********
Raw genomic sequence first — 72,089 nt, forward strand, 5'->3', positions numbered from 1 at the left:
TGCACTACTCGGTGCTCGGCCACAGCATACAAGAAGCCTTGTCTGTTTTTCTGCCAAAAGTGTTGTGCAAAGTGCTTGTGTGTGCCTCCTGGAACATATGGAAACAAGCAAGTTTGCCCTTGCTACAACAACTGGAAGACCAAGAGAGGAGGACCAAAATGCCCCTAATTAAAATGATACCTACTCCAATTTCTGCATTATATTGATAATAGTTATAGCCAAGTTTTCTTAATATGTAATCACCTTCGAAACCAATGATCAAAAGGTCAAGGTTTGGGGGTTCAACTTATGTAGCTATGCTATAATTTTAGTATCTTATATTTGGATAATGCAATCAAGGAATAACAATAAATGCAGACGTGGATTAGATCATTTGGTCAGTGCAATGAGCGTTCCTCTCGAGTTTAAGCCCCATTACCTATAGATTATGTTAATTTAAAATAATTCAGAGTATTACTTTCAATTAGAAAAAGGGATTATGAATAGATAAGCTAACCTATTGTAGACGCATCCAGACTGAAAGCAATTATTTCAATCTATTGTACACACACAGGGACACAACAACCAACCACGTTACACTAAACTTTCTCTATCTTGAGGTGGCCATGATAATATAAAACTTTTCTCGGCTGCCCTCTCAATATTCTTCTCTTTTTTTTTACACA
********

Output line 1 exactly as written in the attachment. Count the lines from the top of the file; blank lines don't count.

Raw genomic sequence first — 72,089 nt, forward strand, 5'->3', positions numbered from 1 at the left: